From the Outside Looking in. A Case for Travel.
The old adage, "you can't see the forest for the trees", comes to mind today. Being too close to anything for an extended period of time can cause us to lose perspective. Whether its a problem at home or work, taking the time to step back and take a breath or search for another perspective can be valuable in gaining a broader understanding. Sometimes it can even help to bring in someone removed from the situation as they might ask a question or make a suggestion that sends you in an entirely new direction.
The wonder of travel is often spoken of in terms of what you find in an unfamiliar place. It can be nuanced or run the gambit: new foods, fashion, holidays, tradition, climate and more. Few things can bring you into the present moment more than travel as you work to make sense of things that are different from a typical day in the life you lead.
In addition to passport stamps, keepsakes, photos and new friends, self-discovery is discussed less often. Much like being too close to the forest for the trees, travel helps us reflect on our own lives by temporarily removing ourselves from them. As Andrew Solomon has written, "Familiar landscapes cushion you from self-knowledge because the border between who you are and where you are is porous. But in a strange place, you become more fully evident: who you truly are is what persists at home and abroad." There are parts of who we are that are fundamental to our being and other parts that are shaped by our environment. We can see these lines more clearly when we step away from our home and established lives. It undoubtedly shapes us in ways that are thrilling and uncomfortable.
The same can be said for the place we call home. As the writer Pico Iyer said, "I often tell my friends that one of the great beauties of travel is better appreciating home. As soon as I leave this country, I see America as it is constructed in the eyes of people around the world, generally very admiring, and it wakes me up to some of the beauties of this country I forget or take for granted when I'm in the midst of it."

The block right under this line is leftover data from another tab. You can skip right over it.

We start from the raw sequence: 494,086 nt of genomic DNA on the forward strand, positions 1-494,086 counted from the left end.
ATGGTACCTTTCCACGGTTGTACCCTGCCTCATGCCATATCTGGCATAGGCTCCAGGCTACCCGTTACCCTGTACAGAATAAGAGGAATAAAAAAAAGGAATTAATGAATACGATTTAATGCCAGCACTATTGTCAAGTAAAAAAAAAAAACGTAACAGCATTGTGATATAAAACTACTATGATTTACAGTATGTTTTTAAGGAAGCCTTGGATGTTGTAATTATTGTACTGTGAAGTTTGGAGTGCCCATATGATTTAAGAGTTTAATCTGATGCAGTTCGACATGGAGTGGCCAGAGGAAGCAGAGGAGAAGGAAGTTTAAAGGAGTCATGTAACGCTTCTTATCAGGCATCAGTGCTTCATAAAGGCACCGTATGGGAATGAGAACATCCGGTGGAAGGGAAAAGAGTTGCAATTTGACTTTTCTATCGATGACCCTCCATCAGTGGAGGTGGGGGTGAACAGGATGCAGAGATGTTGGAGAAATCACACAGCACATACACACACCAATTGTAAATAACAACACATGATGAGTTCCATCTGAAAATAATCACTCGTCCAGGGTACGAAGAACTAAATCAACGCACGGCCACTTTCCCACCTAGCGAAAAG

In an era when tensions are high and reflexes are to defend and lash out, it may do us all good to step away from the environment we are in to reflect on what we hold dear and what we might be willing to part once we take it in from another angle. While I was living in Kuala Lumpur, the days after Osama Bin Laden was killed remain clear in my mind. As images streamed in from the US of zealous crowds celebrating, someone remarked to me it unsettled him to see people rejoicing after the death of someone. It was an interesting conversation for sure and at the same time want to state this person was in no way defending the lives Bin Laden and Al Qaeda operatives had taken, but rather just stating the public reaction seemed over-the-top to him. Having the opportunity to talk about this major world event while outside the US was certainly an interesting time for me in seeing how others view our country.
Ultimately travel stands to reinforce parts of your worldview and change aspects of it. "Brave" is a word that our country proudly uses in its anthem. The question is, are we brave enough to place our beliefs out in front of us where they may be challenged and changed or do we instead hold them close and refuse to be influenced? Which sounds like the act of courage to you?
Go Forth Boldly
"Travel isn’t always pretty. It isn’t always comfortable. Sometimes it hurts, it even breaks your heart. But that’s okay. The journey changes you; it should change you... You take something with you. Hopefully, you leave something good behind."